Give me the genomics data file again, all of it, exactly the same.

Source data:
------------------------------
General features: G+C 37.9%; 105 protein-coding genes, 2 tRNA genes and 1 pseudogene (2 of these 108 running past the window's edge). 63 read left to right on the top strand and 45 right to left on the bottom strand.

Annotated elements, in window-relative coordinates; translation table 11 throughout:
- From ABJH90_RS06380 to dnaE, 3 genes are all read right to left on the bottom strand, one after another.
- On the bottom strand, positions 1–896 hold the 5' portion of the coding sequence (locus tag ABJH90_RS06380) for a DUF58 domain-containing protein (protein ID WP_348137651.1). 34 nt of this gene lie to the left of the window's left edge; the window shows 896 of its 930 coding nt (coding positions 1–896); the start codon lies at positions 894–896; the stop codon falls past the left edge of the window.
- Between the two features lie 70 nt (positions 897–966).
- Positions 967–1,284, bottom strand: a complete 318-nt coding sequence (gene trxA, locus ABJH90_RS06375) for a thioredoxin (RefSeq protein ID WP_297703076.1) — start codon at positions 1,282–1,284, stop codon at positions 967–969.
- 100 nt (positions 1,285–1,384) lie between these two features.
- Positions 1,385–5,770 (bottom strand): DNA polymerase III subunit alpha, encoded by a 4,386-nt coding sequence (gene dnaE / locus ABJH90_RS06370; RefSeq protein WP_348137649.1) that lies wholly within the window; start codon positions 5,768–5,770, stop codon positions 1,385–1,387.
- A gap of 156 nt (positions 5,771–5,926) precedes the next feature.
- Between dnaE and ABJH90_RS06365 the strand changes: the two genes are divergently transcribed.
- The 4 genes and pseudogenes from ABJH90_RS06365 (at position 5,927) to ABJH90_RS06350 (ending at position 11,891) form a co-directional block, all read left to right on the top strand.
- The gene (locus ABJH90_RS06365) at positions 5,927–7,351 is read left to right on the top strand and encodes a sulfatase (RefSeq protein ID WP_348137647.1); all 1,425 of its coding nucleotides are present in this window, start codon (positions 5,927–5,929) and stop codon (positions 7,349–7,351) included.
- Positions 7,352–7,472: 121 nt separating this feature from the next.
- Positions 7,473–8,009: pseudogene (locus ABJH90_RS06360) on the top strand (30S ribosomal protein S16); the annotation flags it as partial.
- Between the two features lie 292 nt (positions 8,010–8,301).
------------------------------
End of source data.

General features: G+C 37.9%; 105 protein-coding genes, 2 tRNA genes and 1 pseudogene (2 of these 108 running past the window's edge). 63 read left to right on the top strand and 45 right to left on the bottom strand.

Annotated elements, in window-relative coordinates; translation table 11 throughout:
- From ABJH90_RS06380 to dnaE, 3 genes are all read right to left on the bottom strand, one after another.
- On the bottom strand, positions 1–896 hold the 5' portion of the coding sequence (locus tag ABJH90_RS06380) for a DUF58 domain-containing protein (protein ID WP_348137651.1). 34 nt of this gene lie to the left of the window's left edge; the window shows 896 of its 930 coding nt (coding positions 1–896); the start codon lies at positions 894–896; the stop codon falls past the left edge of the window.
- Between the two features lie 70 nt (positions 897–966).
- Positions 967–1,284, bottom strand: a complete 318-nt coding sequence (gene trxA, locus ABJH90_RS06375) for a thioredoxin (RefSeq protein ID WP_297703076.1) — start codon at positions 1,282–1,284, stop codon at positions 967–969.
- 100 nt (positions 1,285–1,384) lie between these two features.
- Positions 1,385–5,770 (bottom strand): DNA polymerase III subunit alpha, encoded by a 4,386-nt coding sequence (gene dnaE / locus ABJH90_RS06370; RefSeq protein WP_348137649.1) that lies wholly within the window; start codon positions 5,768–5,770, stop codon positions 1,385–1,387.
- A gap of 156 nt (positions 5,771–5,926) precedes the next feature.
- Between dnaE and ABJH90_RS06365 the strand changes: the two genes are divergently transcribed.
- The 4 genes and pseudogenes from ABJH90_RS06365 (at position 5,927) to ABJH90_RS06350 (ending at position 11,891) form a co-directional block, all read left to right on the top strand.
- The gene (locus ABJH90_RS06365) at positions 5,927–7,351 is read left to right on the top strand and encodes a sulfatase (RefSeq protein ID WP_348137647.1); all 1,425 of its coding nucleotides are present in this window, start codon (positions 5,927–5,929) and stop codon (positions 7,349–7,351) included.
- Positions 7,352–7,472: 121 nt separating this feature from the next.
- Positions 7,473–8,009: pseudogene (locus ABJH90_RS06360) on the top strand (30S ribosomal protein S16); the annotation flags it as partial.
- Between the two features lie 292 nt (positions 8,010–8,301).